Starting January 1, 2024, certain U.S. and foreign entities must identify and report to the U.S. Treasury Department's Financial Crimes Enforcement Network (FinCEN) detailed information about the individuals that beneficially own or substantially control them.

The Corporate Transparency Act (CTA), enacted as part of the National Defense Authorization Act for Fiscal Year 2021, imposes these reporting requirements on Reporting Companies.

The CTA authorizes FinCEN to maintain this information in a national database and to disclose it to law enforcement, national security agencies, and others to combat crimes including money laundering, terrorism and human trafficking.  

Why is this Important?

This impending reporting requirement is generally applicable to all entities that qualify as Reporting Companies.

Reporting Companies?

Per the final regulations for implementing the CTA issued by the U.S. Department of Treasury, “Reporting Companies” are broadly defined to include U.S. corporations, limited liabilities companies and “other similar entities” that are created by a filing with a secretary of state’s office or foreign entities that register to do business in the U.S. 

The phrase “other similar entities” likely includes limited partnerships (including limited liability partnerships and limited liability limited partnerships) and business trusts that all require a state filing for their formation as Reporting Companies.


The CTA outlines a number of exceptions to the Reporting Companies definition, including publicly traded corporations, certain tax exempt organizations, banks and “large operating companies”.  

To be excepted, large operating companies must employ more than 20 full-time employees in the U.S., have received $5 million in gross receipts or sales generated in the U.S. for the previous year (as reflected on a filed federal income tax return) and have an operating presence at a physical office in the U.S.  The Regulations include further details about these large operating company requirements.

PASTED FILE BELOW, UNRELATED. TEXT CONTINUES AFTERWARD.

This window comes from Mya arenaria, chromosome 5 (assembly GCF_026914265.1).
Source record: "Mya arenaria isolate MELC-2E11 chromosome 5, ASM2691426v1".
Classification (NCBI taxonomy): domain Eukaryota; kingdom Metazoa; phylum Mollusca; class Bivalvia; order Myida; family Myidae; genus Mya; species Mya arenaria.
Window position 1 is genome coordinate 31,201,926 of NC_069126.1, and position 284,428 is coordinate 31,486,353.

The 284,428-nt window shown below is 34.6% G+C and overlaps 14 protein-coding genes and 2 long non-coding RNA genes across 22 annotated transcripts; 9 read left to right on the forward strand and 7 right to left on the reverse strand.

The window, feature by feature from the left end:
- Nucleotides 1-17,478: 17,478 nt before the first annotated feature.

Who is a Beneficial Owner?

Under the CTA, a “Beneficial Owner” is any individual that directly or indirectly (i) “substantially controls” the Reporting Company; or (ii) owns or controls not less than 25% of the ownership interests in the Reporting Company. 

These control/ownership tests are triggered by direct or indirect control over or ownership interests in the Reporting Company.  Indirect control or ownership can be by “contract, arrangement, understanding, relationship” or other scenario that satisfies the CTA’s control/ownership requirements.


Both the CTA and the Regulations describe five exceptions to the definition of Beneficial Owner, including minor children, nominees, employees (that are not senior officers and only receive compensation as employees), a person with rights to a future inheritance, and creditors. 

What is Substantial Control? 

Pursuant to the Regulations, an individual exercises “substantial control” over a Reporting Company if the individual is a senior officer or has authority or substantial influence over any significant Reporting Company matter (such as the appointment or removal of senior officers) or major decisions (i.e., mergers, major investments, ventures, significant contracts).

Senior officers include any individual holding the position or exercising the authority of a president, CFO, general counsel, CEO, COO or any other officer who performs similar functions. Additionally, an individual that has “any other form of substantial control” over the Reporting Company must be reported. 

Take Note: From a practical standpoint, this catch-all provision requires the Reporting Company to disclose all individuals with any significant influence or authority over the Reporting Company’s activities or decisions.

How is Ownership Defined?

The Regulations contain a broad and detailed definition of “ownership interests” including, among others, any equity, stock, joint venture interests, any capital or profit interests, instruments convertible into equity or other interests, and the catch-all “any other instrument, contract, arrangement, understanding, relationship or mechanism used to establish ownership”.